Written evidence – UK Music (PTC0022)


The Long-term Impact of the Pandemic on Towns and Cities[1]


1.1 UK Music is the collective voice of the UK’s world-leading music industry. UK Music represent all sectors of the music industry – bringing them together to collaborate, campaign, and champion music. UK Music promotes the music industry as a key national asset to all levels of Government and publishes research on the economic and social value of music.  


1.2 Local music ecosystems made up of performers, all forms of music workers and music spaces, are vital to the UKs music sector. UK music was worth £5.8 billion GVA to the UK economy in 2019, is one of only three net global exporters of music and employs 197,168 people (more than four and a half times the combined employment of the fishery and steel industries).[2]

1.3 The music sector also adds value to cities and towns across the UK; music attracted 8.5 million visitors to places outside of London in 2019, it is also a key part of what makes places worth living in.[3] Though this is not to say that the music sector is only in towns and cities, but it is where they are concentrated and the focus of this paper. The COVID-19 pandemic and the effect that has had on music ecosystems has long-term implications for our towns and cities, particularly those with strong music ecosystems. If the damage to the music sector is not mitigated localities may turn into “music deserts” as key music spaces and local skills are lost.

1.4 Local music scenes in towns and cities across the UK are important to the UK music sector and their local communities. Recognition of this dual importance should lead to a number of policy steps to prevent long term economic scarring on towns and cities due to the effect of the crisis on music including:


-          Synchronising further COVID restrictions with further support.

-          Supporting the music sector post-Covid.

-          Empowering Local Authorities to support their local music ecosystem.



2.1 UK Music’s Music By Numbers 2020 report laid out the value of music to towns and cities across the UK. In 2019 75% of music tourism in the UK was to venues and festivals outside of London, Wales saw a 17.5% rise in music visitors, music visitors also spent over £477 million in the North West, focused on the hubs of Liverpool and Manchester.[4]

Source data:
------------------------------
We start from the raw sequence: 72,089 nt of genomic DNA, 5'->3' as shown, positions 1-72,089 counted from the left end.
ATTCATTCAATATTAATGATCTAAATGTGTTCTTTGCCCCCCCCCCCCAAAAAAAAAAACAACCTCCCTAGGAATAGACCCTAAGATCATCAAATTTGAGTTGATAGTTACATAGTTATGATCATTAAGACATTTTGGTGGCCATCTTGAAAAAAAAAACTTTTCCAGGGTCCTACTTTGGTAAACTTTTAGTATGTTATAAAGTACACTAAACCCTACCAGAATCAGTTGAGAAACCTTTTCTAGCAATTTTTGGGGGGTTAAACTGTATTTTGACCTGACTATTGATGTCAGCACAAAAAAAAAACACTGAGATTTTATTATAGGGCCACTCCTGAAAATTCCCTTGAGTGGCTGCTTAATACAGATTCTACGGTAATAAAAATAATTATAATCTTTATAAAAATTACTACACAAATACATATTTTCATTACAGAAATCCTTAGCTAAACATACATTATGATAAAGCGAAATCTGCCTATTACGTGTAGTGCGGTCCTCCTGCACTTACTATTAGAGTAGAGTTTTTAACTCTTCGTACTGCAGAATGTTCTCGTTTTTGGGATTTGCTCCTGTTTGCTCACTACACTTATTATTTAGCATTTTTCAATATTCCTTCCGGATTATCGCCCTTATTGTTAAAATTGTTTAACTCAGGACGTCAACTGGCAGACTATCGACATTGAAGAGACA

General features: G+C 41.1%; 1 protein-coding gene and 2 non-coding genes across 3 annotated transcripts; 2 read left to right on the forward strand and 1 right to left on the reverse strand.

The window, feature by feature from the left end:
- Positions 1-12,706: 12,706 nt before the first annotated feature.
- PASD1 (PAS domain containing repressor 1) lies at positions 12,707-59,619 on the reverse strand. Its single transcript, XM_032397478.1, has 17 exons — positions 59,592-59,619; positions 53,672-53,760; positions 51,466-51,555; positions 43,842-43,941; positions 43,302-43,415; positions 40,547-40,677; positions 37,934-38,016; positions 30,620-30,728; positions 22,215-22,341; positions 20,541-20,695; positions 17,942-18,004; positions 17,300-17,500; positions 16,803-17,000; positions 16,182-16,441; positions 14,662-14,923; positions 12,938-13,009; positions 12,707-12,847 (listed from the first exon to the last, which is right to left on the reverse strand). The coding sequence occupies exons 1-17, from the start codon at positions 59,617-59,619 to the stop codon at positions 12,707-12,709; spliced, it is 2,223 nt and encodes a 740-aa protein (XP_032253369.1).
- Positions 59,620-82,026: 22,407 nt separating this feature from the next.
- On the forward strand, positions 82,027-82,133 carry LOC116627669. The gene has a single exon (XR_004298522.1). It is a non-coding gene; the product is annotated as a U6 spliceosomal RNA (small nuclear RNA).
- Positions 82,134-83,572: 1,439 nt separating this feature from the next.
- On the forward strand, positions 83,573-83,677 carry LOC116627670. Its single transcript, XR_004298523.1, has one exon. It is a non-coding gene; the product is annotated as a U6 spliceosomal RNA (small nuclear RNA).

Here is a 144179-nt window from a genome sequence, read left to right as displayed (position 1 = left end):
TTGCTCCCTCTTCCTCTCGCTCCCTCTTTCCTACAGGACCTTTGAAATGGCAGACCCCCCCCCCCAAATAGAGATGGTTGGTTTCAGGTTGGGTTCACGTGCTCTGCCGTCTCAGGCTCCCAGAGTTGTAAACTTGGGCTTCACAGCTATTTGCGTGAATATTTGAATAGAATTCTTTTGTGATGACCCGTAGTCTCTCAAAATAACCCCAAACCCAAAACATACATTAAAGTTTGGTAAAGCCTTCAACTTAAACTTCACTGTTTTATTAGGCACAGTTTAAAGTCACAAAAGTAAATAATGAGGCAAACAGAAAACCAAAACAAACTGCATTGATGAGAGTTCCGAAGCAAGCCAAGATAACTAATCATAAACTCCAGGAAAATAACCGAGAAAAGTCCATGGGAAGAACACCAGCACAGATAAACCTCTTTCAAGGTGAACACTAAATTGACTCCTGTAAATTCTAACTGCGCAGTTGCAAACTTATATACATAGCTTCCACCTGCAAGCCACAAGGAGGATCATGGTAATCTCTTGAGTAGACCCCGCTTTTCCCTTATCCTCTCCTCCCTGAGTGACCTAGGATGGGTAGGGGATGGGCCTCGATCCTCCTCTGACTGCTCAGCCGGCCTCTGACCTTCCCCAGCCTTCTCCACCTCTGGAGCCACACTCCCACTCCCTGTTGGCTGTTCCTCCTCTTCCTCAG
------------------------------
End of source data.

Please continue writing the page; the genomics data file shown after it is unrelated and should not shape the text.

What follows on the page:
2.2 Music venues and festivals provide huge benefits to towns and cities economies, the Music Venue Trust (MVT) has estimated that every £10 spent on a ticket for a venue is worth £17 to local towns and cities in travel, additional hospitality and local services.[5] Though urban festivals cannot match the size of a site like Glastonbury the Association of Independent Festivals has estimated that even a small-scale festival of 5,000 people can be worth £1.1 million to the local area.[6] Almost 200,000 people are employed in the sector across the UK, these roles are spread across the UK and provide a range of opportunities.


2.3 As stated in UK Music’s submission to the DCMS Select Committee Major Sports and Cultural Events inquiry the music sector can play a major role in supporting the levelling up agenda by bringing growth to areas that are underinvested in, as in Wales through gigs at the Principality Stadium that attracted over 700,000 visitors to Wales between 1999 and 2018, the East of England as with Ed Sheeran’s series of gigs that was worth £9 million to Ipswich’s economy, or the £477 million in spending that music tourism attracted to the North West in 2019.[7]